ByKrystal Spring/Havre Daily Newsemail@example.com
A meeting to gather support for keeping the Heritage Center a publicly owned building attracted only 10 people Wednesday night - a dismal showing that Havre City Council member Emily Mayer Lossing, who organized the meeting, said she was sad to see.
"Unfortunately I don't see a huge swell of grass-roots support which is what this building really needs," she told the small crowd gathered at the center.
Mayer Lossing organized the meeting to help gauge the community's support for the city-owned downtown landmark, which will soon go up for public bid across the state.
"It's really unfortunate that the community is going to lose this building," she said, adding that the center could be used as a community and civic center in Havre. "The golden opportunity for that is right here and we're going to throw it away with both hands. In my opinion, this building has turned into our biggest crying shame."
In July, Mayer Lossing, who is manager of the H. Earl Clack Museum and the city-county historic preservation officer, proposed placing an initiative about the center on the municipal election ballot in November 2005, asking residents to pay a flat fee of $24 per year to support the building. An initiative - a citizen-led effort to get an issue on the ballot - requires a number of steps, including a petition process, which would require 15 percent of registered voters to sign a petition stating that they want the issue on the ballot. Mayer Lossing said it would take a large grass-roots effort to get a successful initiative effort going.
"Unfortunately, it doesn't look like we have that kind of support," she said.
The future of the historic building has been uncertain since June, when the H. Earl Clack Foundation - which began leasing the building in 1996 after the city purchased the former post office and federal courthouse from the U.S. Postal Service with federal grant money - announced it was relinquishing management of the building, effective July 1. The City Council voted June 21 to consider selling the building to a private purchaser. The center houses the Clack museum and some business offices.
The city has used more than $150,000 in funds from the Montana Department of Transportation's Community Transportation Enhancement Program to purchase and renovate the center. The city received the green light from MDT and the Federal Highway Administration Sept. 17 that it can move forward with its plans to sell the building, without having to repay the CTEP funds it has used in the center. The building will soon be advertised for sale in Montana's major newspapers. The city and MDT will have to approve the final sale of the building.
Havre Mayor Bob Rice has said that if the building doesn't sell, the city will have no choice but to close the center. He said the city cannot afford to pay the building's utility costs come winter, when heating costs can skyrocket to thousands of dollars. Rice could not be reached for comment this morning.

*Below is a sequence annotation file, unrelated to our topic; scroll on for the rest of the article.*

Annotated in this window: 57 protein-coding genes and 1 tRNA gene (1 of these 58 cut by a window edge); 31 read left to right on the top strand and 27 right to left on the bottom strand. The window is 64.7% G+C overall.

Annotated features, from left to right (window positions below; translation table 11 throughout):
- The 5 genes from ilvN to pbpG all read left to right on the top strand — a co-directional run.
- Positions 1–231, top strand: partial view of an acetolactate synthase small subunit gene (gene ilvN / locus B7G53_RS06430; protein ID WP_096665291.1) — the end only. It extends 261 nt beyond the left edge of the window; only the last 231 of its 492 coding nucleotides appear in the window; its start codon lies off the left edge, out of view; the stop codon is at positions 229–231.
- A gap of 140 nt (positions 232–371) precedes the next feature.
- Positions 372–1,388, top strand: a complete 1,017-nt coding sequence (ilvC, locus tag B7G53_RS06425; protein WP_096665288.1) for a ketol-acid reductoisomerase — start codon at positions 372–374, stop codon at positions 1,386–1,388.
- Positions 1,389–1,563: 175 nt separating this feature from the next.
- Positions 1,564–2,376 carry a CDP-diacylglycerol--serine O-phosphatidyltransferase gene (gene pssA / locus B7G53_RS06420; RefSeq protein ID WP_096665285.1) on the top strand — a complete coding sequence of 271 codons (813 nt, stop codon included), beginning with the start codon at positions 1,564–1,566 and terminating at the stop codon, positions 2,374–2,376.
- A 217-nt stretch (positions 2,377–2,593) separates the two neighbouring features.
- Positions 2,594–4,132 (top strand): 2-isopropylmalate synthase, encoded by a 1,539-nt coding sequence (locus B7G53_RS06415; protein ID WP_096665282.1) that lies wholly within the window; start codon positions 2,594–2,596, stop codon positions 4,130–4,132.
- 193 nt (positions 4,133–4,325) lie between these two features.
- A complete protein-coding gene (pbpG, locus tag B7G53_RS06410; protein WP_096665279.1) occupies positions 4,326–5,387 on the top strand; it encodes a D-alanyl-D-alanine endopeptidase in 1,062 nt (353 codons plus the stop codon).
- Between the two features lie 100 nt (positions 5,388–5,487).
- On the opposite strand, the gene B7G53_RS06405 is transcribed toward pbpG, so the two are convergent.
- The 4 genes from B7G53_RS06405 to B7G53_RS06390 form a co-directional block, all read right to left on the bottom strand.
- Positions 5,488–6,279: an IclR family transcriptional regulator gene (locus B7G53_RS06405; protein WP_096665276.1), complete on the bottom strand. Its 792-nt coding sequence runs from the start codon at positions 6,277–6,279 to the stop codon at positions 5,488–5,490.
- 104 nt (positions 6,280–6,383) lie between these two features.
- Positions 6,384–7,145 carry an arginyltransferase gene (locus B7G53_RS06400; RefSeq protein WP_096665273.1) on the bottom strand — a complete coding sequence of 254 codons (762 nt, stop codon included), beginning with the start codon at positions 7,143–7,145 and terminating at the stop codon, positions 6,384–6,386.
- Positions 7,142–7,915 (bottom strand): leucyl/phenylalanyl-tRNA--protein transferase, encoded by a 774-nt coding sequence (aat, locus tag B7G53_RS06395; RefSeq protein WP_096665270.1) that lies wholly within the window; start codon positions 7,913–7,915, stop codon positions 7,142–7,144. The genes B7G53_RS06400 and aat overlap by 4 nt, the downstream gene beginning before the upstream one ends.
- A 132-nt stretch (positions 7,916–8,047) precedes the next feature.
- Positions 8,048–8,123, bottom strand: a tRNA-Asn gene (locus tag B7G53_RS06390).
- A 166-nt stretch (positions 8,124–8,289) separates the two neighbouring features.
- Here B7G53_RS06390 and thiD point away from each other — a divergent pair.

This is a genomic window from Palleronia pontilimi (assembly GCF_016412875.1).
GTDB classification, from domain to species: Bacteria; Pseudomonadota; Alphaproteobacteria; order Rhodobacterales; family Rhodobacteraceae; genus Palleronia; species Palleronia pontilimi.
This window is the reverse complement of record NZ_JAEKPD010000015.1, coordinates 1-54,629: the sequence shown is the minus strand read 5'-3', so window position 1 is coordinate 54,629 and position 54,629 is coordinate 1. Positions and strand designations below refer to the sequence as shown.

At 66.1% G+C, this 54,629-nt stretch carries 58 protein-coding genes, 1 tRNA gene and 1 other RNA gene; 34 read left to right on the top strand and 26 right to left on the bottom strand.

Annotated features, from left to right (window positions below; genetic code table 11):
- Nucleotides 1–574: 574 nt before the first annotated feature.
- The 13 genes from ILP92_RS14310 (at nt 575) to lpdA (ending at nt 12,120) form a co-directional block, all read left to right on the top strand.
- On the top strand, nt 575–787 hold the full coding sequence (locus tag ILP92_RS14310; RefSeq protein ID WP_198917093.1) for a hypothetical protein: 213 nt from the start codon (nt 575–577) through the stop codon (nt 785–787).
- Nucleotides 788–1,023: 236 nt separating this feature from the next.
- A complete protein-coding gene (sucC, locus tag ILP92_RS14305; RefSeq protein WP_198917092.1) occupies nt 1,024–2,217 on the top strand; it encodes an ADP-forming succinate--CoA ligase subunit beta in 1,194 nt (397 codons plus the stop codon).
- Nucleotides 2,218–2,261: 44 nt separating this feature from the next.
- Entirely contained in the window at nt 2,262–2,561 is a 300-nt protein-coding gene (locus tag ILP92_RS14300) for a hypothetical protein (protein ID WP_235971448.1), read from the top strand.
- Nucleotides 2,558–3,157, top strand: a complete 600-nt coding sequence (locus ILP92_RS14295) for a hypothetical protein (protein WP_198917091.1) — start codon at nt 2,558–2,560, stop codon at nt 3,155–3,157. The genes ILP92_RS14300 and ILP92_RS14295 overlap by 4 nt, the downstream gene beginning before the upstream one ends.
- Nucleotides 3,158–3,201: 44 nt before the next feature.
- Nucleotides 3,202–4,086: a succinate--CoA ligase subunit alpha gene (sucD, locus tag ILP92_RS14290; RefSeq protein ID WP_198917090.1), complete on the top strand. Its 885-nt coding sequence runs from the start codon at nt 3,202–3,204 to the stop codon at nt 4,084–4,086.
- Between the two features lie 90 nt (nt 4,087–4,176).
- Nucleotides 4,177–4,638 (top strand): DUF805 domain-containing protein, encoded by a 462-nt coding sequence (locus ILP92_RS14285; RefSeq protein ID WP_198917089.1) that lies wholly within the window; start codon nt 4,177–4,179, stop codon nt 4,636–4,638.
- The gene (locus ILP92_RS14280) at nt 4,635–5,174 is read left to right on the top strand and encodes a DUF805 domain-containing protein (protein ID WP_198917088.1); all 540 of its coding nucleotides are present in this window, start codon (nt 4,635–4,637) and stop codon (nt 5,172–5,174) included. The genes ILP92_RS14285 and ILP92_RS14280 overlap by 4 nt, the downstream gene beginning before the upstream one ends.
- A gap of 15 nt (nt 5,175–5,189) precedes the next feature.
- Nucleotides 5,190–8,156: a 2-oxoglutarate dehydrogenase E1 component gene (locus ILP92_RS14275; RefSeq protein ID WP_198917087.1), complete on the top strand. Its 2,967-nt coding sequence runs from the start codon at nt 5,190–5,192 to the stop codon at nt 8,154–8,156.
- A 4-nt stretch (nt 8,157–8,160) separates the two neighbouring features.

Hill County's H. Earl Clack Museum, which had been housed in the center rent-free since 1996, began paying $1,200 in rent per month to the city in July. With the uncertainty of the building's future, the county museum board is now considering alternate locations for the museum. At a special meeting Tuesday, board members formed a committee to further pursue an offer of space in the Holiday Village Shopping Center.
The museum is considering moving into two spaces totaling 2,620 square feet next to Big R. Rent and utilities at the mall would run the museum about $1,100 a month. Museum board chairman Ron VandenBoom said he plans to begin negotiations with the mall for a written lease for the space.
The Hill County Commission would have to sign any new lease agreement for the museum.
"It may be a positive to be there (at the mall)," Hill County Commissioner Pat Conway said at Tuesday's meeting. "You could get a lot of foot traffic Wahkpa Chu'gn is right there. There's security and climate control."
Hill County Commissioner Kathy Bessette agreed that being located in the mall could be a benefit to the museum.
"The gift shop items will probably really sell," she said. "There's some definite possibilities there."
The museum board is also looking at ways to trim some line items in its $34,900 budget, based on what it spent in fiscal year 2003-2004, freeing up more money for rent. The board is considering reducing several budgeted items, including cutting its advertising and printing budget and training and professional services budget and reducing what it pays in wages.
"We're really in a no-win situation here," VandenBoom said Tuesday. "We'll trim anywhere we need to, to make ends meet."
Rice has said the city wants to see the museum stay in the center. The city plans to add a 5 percent bonus to the building's bid price for each year the Clack Museum is allowed to stay in the Heritage Center, up to a maximum of 10 years. If the bid is $100,000 and the museum is allowed to stay in the center for 10 years, the bid would be valued at $150,000.
But VandenBoom said the museum can't continue to deal with the building's uncertain future for much longer.
"Right now we're faced with dropping temperatures, boiler problems and a leaky roof," he said. "It's really the uncertainty that we're fighting now. We're no further ahead now than we were a month ago."
The museum board voted to postpone its decision to pay rent to the city for the month of October until its next meeting - which is a joint meeting with the board and the Clack Foundation - on Oct. 11 at 5 p.m.